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Maybe We Want a Sexy Prexy

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Anthony Weiner must be channeling Jesus as he plows ahead with running for Mayor of New York City. After all, Jesus had it right, "Let He Who is Without Sin Cast the First Stone." What Weiner intuits is that most of us generate sexual fantasies that may seem weird and far out to some, while perfectly normal to others. Indeed, many people are comfortable acting out these fantasies with consenting partners.

Society has tried to regulate these urges by selectively outlawing some practices as dangerous or illegal in civilized society. Most of us are brought up within the constraints of these laws, the objective being to protect us from predators or those who are too innocent or powerless to protest.

Moral and legal issues aside, we are now living in a world that allows us to view a smorgasbord of sexual fantasies and practices in living color. Most of this fare offers images of sexual gymnastics and bizarre penetrations, and the catalog of such practices seems infinite. The Internet is a virtual brothel, permissible, legal and open to all. No practice seems excluded, and it is no big deal for anyone on the planet to take a peep from the comfort of his or her own home and join the party.

Weiner is no fool. He knows he is on the side of contemporary attitudes. His role model is Bill Clinton, who received the rare political forgiveness for, to be charitable, sexual activity in the Oval Office with a young intern. One wonders today if his impeachable offenses were mere infidelity, public revelation, the venue of his caper, the age difference of his paramour or his redefining the sexual act.

As for his impeachers on the other side of Pennsylvania Avenue, one wonders how many would pass muster in upholding the spousal pledge. The collective memory is short, and as everybody knows, we all might "do it" if we could. After all, Clinton said he "did it" because he could. Weiner, in contrast, merely showed a bulge. Maybe he thought he was auditioning for a Calvin Klein male underwear ad. From what we are told, he would not have made the cut.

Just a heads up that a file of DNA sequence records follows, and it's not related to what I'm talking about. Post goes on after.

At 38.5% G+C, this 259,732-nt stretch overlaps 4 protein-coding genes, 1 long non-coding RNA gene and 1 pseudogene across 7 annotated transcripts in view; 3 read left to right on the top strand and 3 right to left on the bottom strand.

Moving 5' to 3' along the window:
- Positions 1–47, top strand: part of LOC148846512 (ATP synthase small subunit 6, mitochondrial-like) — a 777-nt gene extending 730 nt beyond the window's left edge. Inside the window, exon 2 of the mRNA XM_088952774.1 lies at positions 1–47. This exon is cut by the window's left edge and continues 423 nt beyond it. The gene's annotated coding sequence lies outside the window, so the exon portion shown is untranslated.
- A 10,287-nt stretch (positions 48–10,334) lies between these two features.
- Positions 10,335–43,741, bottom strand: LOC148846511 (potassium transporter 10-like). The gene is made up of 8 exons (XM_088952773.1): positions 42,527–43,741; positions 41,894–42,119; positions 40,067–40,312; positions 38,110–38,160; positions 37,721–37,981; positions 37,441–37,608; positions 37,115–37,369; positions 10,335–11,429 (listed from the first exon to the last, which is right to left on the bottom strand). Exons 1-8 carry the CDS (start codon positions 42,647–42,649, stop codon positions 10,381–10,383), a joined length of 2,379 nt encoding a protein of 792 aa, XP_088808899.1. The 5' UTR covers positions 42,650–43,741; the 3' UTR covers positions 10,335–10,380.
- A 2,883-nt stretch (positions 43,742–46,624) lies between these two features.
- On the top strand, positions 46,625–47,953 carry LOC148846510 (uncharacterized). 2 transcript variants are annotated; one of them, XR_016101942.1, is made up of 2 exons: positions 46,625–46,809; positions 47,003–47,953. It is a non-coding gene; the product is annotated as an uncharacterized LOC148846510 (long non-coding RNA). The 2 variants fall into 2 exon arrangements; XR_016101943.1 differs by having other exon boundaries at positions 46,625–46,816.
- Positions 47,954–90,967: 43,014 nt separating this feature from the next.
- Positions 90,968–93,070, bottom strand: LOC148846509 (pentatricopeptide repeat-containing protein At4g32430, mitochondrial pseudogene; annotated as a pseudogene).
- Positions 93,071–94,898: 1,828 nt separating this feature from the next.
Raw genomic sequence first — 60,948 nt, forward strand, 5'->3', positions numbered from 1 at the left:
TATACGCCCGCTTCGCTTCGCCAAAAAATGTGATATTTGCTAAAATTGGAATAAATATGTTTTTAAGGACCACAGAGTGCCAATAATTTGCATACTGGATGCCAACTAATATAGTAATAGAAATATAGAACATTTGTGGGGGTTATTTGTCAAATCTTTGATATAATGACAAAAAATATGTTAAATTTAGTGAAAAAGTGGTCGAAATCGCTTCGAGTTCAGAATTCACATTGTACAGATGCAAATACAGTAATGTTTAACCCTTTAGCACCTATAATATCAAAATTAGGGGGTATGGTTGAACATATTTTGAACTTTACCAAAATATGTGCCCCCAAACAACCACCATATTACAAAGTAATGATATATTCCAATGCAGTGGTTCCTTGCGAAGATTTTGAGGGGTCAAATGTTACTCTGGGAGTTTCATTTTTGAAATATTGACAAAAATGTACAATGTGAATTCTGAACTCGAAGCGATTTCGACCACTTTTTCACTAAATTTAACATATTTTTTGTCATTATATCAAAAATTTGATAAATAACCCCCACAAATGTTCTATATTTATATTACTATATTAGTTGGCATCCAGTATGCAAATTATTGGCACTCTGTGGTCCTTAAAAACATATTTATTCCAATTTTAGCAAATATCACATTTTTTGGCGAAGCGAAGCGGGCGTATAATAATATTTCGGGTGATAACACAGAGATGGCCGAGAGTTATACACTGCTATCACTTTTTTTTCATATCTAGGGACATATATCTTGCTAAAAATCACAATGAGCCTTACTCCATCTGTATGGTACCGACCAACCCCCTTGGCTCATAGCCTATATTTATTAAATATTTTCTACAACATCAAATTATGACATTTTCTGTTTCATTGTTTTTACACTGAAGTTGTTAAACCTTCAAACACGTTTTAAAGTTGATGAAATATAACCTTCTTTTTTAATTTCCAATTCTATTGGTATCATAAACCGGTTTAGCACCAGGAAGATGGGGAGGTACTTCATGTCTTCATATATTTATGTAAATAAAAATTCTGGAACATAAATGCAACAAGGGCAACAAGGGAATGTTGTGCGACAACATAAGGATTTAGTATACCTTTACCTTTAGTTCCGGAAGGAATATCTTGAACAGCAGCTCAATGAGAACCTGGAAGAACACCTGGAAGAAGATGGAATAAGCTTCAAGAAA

Weiner's wife, Huma Abedin, has literally sat at the feet of an expert, Hillary Clinton, and learned firsthand how a spouse must proceed in such circumstances. When staying together means following an ambitious power agenda, all bets are off. "Just stay the course," is now the accepted mantra. Ambition trumps infidelity. Besides, Weiner's infidelity was merely virtual, and may have actually ginned up his married sex life. Let's give him high marks for candor despite his failing mark for telling the truth, hardly a barrier for political office.

Weiner has numerous examples to give him comfort. Ted Kennedy, who died a pillar of the Senate after an incident in Chappaquiddick that left a young woman dead. Jefferson impregnated his 14-year-old slave. Hamilton, who invented our banking system, was a womanizer. His image is on our 10-dollar bill. The old, promiscuous Ben Franklin, a wife deserter and serial adulterer, made it onto the hundred-dollar bill. Cleveland had an illegitimate child, and John Kennedy, a master exerciser of the venery, is remembered with deep affection. Then there were Eisenhower, Lyndon Johnson and Franklin Roosevelt. Jimmy Carter admitted to Playboy magazine that he lusted in his heart. If only he had had Internet access at the time.

For years such conduct was kept out of the media by mutual consent. Now, as in the case of Weiner, it is flaunted as a courageous episode of revelation and self-confession, complete with abject apologies. It worked so well the first time, that he embellished it the second time around by bringing in his wife to vouch for his bona fides as a devoted husband, which may be true.

Then there is the case of Eliot Spitzer, who is running for New York City Comptroller, but Spitzer eschewed the computer and went face-to-face the old-fashioned way. What's scary about Spitzer is how wildly extravagant the price for his pleasure was, and now he's running to watch New York's money. Watch out for the outrageous subway fares if he gets his hands on that office.

Still, maybe it is the electorate that wants a person with a hyperactive libido, a "sexy prexy." Both Weiner and Spitzer obviously believe that they are fulfilling that requirement. Just imagine if they both make it to the governance of our beloved Big Apple. It would put a new spin on 'Stop and Frisk' and all the lights in Times Square might be replaced by red ones.

Warren Adler recently released Target Churchill, a Cold War thriller he co-authored with Pulitzer Prize nominated Churchill biographer James C. Humes. Best known for The War of the Roses, his masterpiece fictionalization of a macabre divorce turned into the Golden Globe and BAFTA nominated dark comedy hit starring Michael Douglas, Kathleen Turner and Danny DeVito, Adler has optioned and sold film rights to more than a dozen of his novels and short stories to Hollywood and major television networks. Random Hearts (starring Harrison Ford and Kristen Scott Thomas), The Sunset Gang (starring Jerry Stiller, Uta Hagen, Harold Gould and Doris Roberts), Private Lies, Funny Boys, Madeline's Miracles, Trans-Siberian Express and his Fiona Fitzgerald mystery series are only a few titles that have forever left Adler's mark on contemporary American authorship from page to stage to screen. The Sunset Gang also premiered Off-Broadway as a musical with music composed by the noted composer L. Russell Brown and lyrics by Adler himself. The New York Times called it, "A bittersweet musical about aging and desire... a deeper examination of love and loyalty among people over 60."

For more information on Warren Adler visit www.warrenadler.com